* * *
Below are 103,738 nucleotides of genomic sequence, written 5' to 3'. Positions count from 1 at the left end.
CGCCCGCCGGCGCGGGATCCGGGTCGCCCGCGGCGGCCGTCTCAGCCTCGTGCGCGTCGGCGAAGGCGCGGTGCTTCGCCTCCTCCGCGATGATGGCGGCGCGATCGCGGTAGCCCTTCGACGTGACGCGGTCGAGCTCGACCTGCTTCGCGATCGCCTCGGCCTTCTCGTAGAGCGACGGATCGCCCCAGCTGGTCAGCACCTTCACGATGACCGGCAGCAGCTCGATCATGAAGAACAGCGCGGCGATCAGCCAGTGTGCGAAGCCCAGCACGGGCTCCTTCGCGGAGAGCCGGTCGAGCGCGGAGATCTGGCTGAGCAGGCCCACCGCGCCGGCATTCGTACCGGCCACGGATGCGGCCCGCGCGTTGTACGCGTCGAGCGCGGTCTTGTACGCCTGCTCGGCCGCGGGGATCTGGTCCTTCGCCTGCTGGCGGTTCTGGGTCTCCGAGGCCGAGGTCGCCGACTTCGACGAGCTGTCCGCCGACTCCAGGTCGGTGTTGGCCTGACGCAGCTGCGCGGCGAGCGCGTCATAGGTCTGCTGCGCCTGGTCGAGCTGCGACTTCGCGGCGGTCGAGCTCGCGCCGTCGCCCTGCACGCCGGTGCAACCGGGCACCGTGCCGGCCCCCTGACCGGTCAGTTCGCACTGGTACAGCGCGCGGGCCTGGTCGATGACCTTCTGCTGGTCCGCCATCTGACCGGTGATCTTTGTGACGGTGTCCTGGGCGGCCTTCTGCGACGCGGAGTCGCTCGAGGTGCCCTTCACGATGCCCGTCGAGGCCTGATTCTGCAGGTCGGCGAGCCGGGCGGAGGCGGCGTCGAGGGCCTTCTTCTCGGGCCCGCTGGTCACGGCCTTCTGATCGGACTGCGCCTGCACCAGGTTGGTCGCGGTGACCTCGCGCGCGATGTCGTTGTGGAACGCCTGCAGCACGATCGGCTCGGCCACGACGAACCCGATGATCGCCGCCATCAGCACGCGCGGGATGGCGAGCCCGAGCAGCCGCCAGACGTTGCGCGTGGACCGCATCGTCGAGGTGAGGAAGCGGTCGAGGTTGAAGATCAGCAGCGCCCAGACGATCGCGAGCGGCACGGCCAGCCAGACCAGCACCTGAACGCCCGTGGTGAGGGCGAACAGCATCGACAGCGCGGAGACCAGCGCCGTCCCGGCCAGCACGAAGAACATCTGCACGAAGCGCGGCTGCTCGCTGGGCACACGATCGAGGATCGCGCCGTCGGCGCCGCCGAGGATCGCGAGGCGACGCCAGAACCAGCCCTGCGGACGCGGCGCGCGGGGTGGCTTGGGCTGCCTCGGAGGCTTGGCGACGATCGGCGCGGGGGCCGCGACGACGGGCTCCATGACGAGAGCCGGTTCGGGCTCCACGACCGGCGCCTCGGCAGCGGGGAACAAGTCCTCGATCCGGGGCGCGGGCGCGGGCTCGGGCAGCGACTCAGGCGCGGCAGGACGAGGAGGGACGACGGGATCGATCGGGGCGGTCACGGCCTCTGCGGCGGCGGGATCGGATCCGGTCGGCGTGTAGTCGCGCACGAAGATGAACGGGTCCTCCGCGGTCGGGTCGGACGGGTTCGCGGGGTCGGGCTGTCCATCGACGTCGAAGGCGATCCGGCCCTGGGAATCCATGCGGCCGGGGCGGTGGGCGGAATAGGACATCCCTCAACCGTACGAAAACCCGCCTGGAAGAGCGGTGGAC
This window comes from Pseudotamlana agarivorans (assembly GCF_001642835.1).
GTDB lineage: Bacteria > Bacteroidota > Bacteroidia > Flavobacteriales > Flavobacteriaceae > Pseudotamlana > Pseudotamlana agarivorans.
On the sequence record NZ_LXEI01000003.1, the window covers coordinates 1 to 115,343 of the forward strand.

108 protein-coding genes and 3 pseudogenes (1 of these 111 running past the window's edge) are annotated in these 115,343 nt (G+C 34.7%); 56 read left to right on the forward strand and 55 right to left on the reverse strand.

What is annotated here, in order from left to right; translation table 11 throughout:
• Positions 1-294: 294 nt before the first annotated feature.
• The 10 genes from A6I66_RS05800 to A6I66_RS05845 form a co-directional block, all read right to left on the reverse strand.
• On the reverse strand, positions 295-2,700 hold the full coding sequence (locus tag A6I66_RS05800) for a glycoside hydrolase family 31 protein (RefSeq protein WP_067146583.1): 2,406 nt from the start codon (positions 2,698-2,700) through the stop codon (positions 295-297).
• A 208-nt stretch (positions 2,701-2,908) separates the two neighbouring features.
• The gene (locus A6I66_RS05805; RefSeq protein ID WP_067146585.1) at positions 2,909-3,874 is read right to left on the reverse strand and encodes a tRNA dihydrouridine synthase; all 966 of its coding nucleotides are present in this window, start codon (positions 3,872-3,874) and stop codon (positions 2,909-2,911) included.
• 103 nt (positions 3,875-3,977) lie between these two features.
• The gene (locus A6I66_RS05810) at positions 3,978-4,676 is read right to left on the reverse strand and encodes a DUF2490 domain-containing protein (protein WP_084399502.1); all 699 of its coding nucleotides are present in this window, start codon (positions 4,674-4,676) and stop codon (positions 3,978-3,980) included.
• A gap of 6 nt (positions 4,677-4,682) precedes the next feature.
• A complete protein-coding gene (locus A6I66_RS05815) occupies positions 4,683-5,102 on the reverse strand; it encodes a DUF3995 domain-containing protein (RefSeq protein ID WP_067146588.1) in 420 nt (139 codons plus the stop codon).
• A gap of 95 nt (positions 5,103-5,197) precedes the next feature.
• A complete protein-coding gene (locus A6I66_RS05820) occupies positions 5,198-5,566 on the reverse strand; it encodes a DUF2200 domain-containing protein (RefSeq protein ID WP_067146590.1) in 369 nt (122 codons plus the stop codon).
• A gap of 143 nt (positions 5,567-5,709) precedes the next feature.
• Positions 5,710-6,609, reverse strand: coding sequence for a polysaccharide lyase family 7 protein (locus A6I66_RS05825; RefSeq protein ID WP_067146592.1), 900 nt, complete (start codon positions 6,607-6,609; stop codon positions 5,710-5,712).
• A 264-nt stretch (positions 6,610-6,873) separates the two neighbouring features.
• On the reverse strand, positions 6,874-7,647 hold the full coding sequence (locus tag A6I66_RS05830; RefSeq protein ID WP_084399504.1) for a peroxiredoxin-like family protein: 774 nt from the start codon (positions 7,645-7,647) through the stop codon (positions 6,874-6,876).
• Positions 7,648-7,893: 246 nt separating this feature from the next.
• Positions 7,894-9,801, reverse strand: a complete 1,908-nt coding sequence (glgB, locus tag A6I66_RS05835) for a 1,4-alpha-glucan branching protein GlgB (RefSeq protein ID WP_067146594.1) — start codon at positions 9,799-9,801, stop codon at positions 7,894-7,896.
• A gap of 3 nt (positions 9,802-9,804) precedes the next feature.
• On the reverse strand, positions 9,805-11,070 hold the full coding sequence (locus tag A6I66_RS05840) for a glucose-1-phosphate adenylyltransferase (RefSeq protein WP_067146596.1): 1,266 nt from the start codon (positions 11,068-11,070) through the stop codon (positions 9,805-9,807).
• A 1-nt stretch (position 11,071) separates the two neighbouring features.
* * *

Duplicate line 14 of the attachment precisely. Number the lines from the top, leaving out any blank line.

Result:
• The gene (locus A6I66_RS05810) at positions 3,978-4,676 is read right to left on the reverse strand and encodes a DUF2490 domain-containing protein (protein WP_084399502.1); all 699 of its coding nucleotides are present in this window, start codon (positions 4,674-4,676) and stop codon (positions 3,978-3,980) included.